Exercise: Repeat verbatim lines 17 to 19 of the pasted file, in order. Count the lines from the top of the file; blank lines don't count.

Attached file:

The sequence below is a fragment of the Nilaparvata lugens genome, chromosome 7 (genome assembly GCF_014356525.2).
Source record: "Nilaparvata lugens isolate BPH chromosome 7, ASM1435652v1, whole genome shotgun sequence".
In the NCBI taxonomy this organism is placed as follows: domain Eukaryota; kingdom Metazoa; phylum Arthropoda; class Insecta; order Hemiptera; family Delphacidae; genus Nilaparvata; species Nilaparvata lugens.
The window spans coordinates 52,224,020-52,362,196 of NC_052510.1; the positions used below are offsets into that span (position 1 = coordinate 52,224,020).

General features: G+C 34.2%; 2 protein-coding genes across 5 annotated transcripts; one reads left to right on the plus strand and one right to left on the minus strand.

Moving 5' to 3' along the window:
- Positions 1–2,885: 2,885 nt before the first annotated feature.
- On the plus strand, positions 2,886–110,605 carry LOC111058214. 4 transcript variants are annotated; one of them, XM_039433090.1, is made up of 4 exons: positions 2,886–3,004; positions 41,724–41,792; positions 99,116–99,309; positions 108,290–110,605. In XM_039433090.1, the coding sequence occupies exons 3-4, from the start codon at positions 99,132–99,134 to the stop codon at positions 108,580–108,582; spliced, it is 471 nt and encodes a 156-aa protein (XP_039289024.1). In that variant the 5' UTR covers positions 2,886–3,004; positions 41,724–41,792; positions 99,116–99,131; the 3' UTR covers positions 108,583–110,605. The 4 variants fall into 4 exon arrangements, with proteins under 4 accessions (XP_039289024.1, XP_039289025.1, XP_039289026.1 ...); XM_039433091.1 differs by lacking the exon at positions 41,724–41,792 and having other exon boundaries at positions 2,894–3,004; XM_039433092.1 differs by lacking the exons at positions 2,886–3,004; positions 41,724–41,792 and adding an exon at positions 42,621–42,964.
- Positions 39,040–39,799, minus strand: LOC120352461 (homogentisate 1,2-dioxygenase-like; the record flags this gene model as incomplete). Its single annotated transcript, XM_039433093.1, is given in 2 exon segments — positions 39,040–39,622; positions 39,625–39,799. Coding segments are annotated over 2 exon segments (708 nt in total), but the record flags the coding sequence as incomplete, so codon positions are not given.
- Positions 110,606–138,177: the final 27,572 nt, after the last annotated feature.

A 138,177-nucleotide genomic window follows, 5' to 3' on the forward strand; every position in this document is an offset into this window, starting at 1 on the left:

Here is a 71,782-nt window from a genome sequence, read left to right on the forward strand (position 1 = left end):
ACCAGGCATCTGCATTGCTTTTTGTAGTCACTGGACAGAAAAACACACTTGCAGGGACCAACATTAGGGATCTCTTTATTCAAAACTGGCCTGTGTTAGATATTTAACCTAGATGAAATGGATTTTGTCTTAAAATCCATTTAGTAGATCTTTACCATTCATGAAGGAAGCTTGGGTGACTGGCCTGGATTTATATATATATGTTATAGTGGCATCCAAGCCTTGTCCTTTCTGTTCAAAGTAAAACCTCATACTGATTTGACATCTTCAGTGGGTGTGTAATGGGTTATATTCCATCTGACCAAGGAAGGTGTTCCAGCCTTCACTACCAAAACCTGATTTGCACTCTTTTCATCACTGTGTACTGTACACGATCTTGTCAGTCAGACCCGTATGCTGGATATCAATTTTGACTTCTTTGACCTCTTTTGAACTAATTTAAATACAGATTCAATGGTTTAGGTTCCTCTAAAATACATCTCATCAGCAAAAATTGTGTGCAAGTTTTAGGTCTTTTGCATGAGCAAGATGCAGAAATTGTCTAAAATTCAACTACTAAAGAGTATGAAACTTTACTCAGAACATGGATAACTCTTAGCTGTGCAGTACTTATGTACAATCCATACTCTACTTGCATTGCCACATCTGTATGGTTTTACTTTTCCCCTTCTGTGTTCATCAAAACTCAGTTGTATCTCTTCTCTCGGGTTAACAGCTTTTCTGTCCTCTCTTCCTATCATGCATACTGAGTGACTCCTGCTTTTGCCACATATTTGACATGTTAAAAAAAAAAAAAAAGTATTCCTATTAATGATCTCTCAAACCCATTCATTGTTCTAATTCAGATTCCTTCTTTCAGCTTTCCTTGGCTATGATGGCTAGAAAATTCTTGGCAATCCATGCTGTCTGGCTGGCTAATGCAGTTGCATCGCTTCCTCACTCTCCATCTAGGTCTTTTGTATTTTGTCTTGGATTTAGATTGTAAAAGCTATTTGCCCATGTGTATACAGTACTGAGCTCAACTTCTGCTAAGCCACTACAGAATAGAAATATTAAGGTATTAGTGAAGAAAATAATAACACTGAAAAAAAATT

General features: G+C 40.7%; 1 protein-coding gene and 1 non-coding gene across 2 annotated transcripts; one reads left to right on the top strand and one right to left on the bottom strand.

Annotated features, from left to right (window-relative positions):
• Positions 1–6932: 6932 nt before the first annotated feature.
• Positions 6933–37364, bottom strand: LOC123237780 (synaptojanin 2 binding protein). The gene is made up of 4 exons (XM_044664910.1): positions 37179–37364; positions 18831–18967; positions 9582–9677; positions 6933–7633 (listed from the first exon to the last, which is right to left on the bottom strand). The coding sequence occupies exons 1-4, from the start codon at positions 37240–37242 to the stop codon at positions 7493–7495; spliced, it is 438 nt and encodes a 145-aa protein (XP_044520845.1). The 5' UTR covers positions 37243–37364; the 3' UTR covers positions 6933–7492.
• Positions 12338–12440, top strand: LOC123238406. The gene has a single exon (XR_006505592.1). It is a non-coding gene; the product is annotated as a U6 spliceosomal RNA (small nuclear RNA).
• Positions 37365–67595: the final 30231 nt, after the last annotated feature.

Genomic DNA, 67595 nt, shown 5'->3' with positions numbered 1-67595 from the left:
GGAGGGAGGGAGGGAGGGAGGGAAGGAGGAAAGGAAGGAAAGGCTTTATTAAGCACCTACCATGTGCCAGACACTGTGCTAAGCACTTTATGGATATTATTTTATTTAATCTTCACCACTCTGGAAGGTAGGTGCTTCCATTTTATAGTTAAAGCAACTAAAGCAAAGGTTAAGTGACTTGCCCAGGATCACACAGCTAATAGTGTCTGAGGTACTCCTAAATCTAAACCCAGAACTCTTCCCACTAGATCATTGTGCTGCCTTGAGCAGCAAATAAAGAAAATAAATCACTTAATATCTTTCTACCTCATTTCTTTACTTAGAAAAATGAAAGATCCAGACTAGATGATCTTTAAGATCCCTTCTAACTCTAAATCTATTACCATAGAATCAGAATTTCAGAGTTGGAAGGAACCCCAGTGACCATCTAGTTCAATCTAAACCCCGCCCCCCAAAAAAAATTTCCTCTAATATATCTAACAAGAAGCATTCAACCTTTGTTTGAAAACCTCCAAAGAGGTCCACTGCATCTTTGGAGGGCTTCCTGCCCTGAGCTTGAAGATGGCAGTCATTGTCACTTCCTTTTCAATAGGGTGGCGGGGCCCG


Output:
• Positions 6933–37364, bottom strand: LOC123237780 (synaptojanin 2 binding protein). The gene is made up of 4 exons (XM_044664910.1): positions 37179–37364; positions 18831–18967; positions 9582–9677; positions 6933–7633 (listed from the first exon to the last, which is right to left on the bottom strand). The coding sequence occupies exons 1-4, from the start codon at positions 37240–37242 to the stop codon at positions 7493–7495; spliced, it is 438 nt and encodes a 145-aa protein (XP_044520845.1). The 5' UTR covers positions 37243–37364; the 3' UTR covers positions 6933–7492.
• Positions 12338–12440, top strand: LOC123238406. The gene has a single exon (XR_006505592.1). It is a non-coding gene; the product is annotated as a U6 spliceosomal RNA (small nuclear RNA).
• Positions 37365–67595: the final 30231 nt, after the last annotated feature.